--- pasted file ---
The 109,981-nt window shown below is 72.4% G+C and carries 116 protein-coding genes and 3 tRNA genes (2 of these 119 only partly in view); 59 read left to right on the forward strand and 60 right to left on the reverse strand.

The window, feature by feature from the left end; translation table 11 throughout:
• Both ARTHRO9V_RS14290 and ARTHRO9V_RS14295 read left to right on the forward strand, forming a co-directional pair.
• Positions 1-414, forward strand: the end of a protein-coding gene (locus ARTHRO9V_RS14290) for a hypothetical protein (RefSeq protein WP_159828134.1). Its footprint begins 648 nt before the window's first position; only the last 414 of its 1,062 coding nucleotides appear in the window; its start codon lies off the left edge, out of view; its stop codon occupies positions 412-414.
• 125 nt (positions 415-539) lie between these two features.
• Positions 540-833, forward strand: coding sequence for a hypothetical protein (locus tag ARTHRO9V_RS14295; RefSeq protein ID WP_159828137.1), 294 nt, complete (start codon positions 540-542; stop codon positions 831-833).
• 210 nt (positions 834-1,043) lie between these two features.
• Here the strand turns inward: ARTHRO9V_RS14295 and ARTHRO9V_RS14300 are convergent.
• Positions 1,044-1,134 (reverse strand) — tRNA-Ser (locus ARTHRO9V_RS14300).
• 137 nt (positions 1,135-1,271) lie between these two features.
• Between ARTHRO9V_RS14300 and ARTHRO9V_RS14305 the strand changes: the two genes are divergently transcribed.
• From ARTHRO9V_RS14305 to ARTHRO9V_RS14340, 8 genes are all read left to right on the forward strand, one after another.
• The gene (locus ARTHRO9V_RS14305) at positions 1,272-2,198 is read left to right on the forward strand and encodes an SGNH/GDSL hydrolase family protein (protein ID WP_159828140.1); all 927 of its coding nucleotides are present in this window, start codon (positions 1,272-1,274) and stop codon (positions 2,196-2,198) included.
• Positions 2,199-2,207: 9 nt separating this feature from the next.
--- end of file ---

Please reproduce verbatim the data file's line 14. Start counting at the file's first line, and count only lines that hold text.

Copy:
• Positions 2,199-2,207: 9 nt separating this feature from the next.